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currently I am working on a project that deals with byte-code analysis. I came across the code,

char[] buff = new char[1];
//some code tainting the buff   
return (new String(buff));

in the byte code I found the relevant mapping of new String(buff) to be


can anyone of you guys explain from where this cache field comes to the scenario?

it is from jdk i.6, StringValue. according to the description, "This class consists exclusively of static methods that operate on character arrays used by Strings for storing the value. "

Can anyone put a light on this? What is its purpose actually? What I think that it is mostly because of the character buffer they used which is passed to the string as an arguement. This class is not modifying the contents of the buffer, rather I think it is just a gateway to illustrate that the content of the buffer is only for initialing a string.

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With what compiler? I don't see that with JDK 7. –  EJP Apr 15 '13 at 6:22
My compiler was, jdk 1.6 –  P basak Apr 15 '13 at 21:17
What kind of compiler do you use? Is it gcj? –  caoxudong Apr 16 '13 at 10:00
I am using mac, so it might not be gcj. –  P basak Apr 17 '13 at 19:48

3 Answers 3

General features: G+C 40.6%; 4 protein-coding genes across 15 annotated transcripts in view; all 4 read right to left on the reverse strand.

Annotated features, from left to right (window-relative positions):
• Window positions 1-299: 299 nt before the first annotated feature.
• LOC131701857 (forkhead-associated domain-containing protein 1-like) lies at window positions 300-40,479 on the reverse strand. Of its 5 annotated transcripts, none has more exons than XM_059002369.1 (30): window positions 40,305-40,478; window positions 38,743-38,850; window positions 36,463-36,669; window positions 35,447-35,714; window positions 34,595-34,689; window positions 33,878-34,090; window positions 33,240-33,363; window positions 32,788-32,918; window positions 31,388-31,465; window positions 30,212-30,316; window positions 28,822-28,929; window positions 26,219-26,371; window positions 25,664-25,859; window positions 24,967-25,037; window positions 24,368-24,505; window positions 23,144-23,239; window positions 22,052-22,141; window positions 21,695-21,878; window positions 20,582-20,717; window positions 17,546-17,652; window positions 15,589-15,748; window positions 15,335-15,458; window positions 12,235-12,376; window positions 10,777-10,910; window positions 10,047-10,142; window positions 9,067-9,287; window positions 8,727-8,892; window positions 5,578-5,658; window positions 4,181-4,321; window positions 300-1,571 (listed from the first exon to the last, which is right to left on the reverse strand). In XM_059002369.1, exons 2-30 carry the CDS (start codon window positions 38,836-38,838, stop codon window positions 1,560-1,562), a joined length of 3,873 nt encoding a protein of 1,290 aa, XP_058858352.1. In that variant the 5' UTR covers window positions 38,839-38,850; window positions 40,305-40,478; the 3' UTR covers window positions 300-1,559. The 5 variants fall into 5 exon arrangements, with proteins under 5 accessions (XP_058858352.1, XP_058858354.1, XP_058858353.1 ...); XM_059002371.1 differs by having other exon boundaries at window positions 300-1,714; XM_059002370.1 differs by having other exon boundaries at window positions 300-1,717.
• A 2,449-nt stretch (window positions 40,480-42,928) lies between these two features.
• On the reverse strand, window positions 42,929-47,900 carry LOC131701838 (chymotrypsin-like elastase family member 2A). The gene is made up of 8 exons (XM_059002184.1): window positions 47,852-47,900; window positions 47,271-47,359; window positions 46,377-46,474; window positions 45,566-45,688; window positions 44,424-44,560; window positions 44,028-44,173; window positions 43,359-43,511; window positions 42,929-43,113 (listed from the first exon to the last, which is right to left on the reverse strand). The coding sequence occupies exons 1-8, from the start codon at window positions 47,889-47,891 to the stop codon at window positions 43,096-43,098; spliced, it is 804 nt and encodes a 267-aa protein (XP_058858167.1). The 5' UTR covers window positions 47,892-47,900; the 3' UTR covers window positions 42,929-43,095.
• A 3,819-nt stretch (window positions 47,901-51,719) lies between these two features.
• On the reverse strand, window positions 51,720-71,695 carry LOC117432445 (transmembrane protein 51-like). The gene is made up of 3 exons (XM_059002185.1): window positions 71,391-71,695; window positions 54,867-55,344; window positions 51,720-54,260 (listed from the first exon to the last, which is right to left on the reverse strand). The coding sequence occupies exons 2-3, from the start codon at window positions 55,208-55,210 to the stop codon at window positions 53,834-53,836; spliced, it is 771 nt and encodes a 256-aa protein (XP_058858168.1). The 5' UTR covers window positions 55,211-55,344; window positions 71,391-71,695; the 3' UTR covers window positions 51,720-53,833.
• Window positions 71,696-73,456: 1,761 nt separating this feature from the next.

That shouldn't really be possible. Here's what the sequence you posted looks like after compilation by a recent Javac.

newarray char
new java/lang/String
invokespecial java/lang/String <init> ([C)V

Furthermore, java/lang/StringValue doesn't even exist, at least as of jre1.7.0_17. Furthermore, the presence of a period indicates it's probably one of Jasmin's merged class/method tokens in which case it's actually referring to a class in the Ljava package, whatever that's supposed to be.

There are two main possiblities - either a broken compiler or a broken disassembler. If you post the classfile here, we can at least figure out which of those is the case.

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It is clearly a method that returns a cached String if one already exists with the same contents. Like String.intern() in fact.

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Bytecode is the intermediate representation of Java programs just as assembler is the intermediate representation of C or C++ programs. The most knowlegable C and C++ programmers know the assembler instruction set of the processor for which they are compiling. This knowledge is crucial when debugging and doing performance and memory usage tuning. Knowing the assembler instructions that are generated by the compiler for the source code you write, helps you know how you might code differently to achieve memory or performance goals. In addition, when tracking down a problem, it is often useful to use a debugger to disassemble the source code and step through the assembler code that is executing.

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